Colombian Communist Party secretary general Jaime Caycedo recently offered historical insights possibly helpful in answering this question. Caycedo harks back to the beginnings of U. S. efforts to ensure a Latin America free of communism. It was not his explicit purpose, but Caycedo rationalizes fighting for prisoners within the framework of anti-imperialism. He cites the Truman-era Inter-American Treaty of Reciprocal Assistance, formation of the Organization of American States in 1948, military support for destroying the then brand- new FARC guerrilla organization in 1964, and U. S. help thereafter with building Colombian state – security and military capabilities. Reflecting on Colombian troops fighting in Korea, Caycedo says, “Colombia was the only Latin American country that took on such an act of vassalage to the empire.”
Within Colombia, “The consistent theme leading to victimization has been hate and class greed directed at the helpless. The pretext was and continues to be the specter of communism, of socialism, of revolutionary ideas, and even of critical thought.” He sees “criminalization of the right to protest, to be non-conformist, to dissent, to complain, and to organize and mobilize the people. They managed to project an imaginary enemy within the people itself against whom persecution, intimidation, and murder becomes ‘legal.’”
David Ravelo was made to order as a victim. He was a municipal official in Barrancabermeja in the early 1990’s for the Patriotic Union leftist electoral coalition. He organized community – based political and economic educational programs. Ravelo wrote articles for local media. He worked with several human rights groups and helped found and eventually led the “Regional Corporation for the Defense of Human Rights” (CREDHOS). CREDHOS provided the organizational framework for Ravelo’s fight against paramilitaries.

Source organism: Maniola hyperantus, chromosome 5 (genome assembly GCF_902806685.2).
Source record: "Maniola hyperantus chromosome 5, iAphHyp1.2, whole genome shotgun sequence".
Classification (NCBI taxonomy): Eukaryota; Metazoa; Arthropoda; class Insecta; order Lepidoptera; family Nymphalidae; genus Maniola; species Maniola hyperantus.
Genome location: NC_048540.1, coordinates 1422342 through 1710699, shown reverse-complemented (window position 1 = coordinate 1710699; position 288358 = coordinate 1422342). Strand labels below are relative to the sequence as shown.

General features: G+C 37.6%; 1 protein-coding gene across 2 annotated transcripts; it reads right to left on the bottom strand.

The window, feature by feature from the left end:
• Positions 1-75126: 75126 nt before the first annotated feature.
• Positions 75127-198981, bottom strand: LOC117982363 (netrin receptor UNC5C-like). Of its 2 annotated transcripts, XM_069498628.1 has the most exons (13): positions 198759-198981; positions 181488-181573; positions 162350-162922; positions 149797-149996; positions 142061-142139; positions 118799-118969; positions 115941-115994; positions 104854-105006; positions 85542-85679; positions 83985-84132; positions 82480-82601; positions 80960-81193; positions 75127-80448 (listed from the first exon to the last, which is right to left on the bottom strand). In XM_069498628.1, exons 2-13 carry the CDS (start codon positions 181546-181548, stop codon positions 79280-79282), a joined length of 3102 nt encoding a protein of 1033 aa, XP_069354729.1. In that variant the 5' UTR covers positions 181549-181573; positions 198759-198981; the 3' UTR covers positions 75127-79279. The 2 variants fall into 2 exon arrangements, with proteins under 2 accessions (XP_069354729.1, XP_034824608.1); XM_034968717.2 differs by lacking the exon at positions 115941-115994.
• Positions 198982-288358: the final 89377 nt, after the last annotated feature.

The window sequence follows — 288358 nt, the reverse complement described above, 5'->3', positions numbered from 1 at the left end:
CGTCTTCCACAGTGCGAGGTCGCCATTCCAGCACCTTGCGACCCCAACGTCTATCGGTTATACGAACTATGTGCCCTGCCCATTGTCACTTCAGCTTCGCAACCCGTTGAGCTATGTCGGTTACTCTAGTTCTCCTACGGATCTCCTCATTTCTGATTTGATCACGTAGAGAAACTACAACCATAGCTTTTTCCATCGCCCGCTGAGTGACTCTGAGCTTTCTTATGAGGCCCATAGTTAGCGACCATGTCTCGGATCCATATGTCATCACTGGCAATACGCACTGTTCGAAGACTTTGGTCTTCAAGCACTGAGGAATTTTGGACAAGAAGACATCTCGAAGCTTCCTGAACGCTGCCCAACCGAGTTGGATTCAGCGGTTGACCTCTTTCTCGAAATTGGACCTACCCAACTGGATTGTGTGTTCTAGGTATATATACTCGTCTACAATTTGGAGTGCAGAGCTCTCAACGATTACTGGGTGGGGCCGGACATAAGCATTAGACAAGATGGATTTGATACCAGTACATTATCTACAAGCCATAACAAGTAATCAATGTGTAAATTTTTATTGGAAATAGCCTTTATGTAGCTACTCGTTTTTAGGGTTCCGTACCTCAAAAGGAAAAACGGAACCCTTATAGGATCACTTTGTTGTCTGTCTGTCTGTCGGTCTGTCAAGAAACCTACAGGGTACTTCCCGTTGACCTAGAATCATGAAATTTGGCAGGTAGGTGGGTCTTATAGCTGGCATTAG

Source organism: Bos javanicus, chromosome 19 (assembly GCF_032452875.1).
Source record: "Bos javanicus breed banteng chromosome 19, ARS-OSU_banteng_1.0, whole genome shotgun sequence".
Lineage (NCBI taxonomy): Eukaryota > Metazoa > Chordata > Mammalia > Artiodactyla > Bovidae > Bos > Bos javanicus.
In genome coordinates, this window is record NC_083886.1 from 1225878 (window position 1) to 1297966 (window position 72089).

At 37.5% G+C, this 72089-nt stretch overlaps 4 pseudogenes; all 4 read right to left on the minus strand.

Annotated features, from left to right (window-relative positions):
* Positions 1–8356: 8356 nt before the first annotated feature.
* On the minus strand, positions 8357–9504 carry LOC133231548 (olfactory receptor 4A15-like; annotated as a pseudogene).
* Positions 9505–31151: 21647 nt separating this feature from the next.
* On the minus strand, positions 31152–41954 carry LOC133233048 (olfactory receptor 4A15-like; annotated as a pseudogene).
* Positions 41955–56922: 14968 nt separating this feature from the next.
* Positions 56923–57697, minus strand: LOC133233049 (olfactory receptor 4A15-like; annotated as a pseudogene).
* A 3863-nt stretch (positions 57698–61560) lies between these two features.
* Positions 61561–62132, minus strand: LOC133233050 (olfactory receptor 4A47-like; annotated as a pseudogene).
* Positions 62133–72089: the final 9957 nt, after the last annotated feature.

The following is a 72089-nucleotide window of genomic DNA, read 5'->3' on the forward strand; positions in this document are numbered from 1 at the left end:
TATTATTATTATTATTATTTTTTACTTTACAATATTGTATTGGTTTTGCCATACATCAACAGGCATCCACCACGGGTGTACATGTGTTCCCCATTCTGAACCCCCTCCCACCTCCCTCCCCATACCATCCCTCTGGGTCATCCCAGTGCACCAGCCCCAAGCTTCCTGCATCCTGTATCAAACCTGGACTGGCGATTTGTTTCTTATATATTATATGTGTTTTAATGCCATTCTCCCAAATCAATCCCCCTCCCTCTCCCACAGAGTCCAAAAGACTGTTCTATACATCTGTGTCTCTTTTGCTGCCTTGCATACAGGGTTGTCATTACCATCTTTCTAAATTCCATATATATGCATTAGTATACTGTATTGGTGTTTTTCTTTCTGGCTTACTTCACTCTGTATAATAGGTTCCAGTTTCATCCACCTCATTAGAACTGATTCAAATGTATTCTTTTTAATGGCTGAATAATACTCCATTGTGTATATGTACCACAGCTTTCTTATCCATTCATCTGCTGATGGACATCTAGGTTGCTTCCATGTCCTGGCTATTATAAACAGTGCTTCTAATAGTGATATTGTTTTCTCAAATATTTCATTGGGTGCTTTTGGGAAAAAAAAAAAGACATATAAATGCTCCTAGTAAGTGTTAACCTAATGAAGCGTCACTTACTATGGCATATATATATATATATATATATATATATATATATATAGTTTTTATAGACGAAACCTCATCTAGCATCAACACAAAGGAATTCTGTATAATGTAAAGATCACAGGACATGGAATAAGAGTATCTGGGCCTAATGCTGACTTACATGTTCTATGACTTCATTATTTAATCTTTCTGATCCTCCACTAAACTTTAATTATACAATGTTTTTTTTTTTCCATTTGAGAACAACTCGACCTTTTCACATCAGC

In 1993, Ravelo went to prison for two years on false charges. He and his family received repeated death threats over many years. Between 1991 and 1992 seven CREDHOS members were killed “and almost all of its directors had to flee the city and sometimes even the country.” Ravelo stayed. Then “The paramilitary takeover of Barrancabermeja began between December 2000 and January 2001 and caused an exodus of CREDHOS members that continued until March 2005.” Ravelo stayed.
In 2009 the Barrancabermeja Catholic diocese awarded Ravelo its San Pedro Claver award for 35 years of defending human rights. He’s been a member of the Central Committee of the Colombian Communist Party since 1991.
Having set the stage for repression in Colombia, U.S. imperialism bears much responsibility for David Ravelo’s fate. That’s a scenario playing out also beyond Colombia’s borders. They are places where antagonists’ orientation and objectives often resemble those in Colombia. It makes sense in such situations to move advocacy for individual prisoners into broader campaigns linking anti-imperialism and prisoner defense.
The idea of starting with imperialism and then looking for prisoner victims is not new. Under U. S. Communist Party auspices, International Labor Defense, beginning on 1925, organized leftists of varying persuasions to intervene in the Sacco-Vanzetti case, the Scottsboro Boys case, and the jailing of hundreds of strikers and labor leaders. ILD defended unionists under siege in Cuba and Mexico and had chapters throughout the United States. Maybe it’s time once more to give dispirited activists an opportunity actually to apply what they know about the workings of empire. They might respond and help build a real force for defending all political prisoners.
W.T. Whitney Jr. is a retired pediatrician and political journalist living in Maine.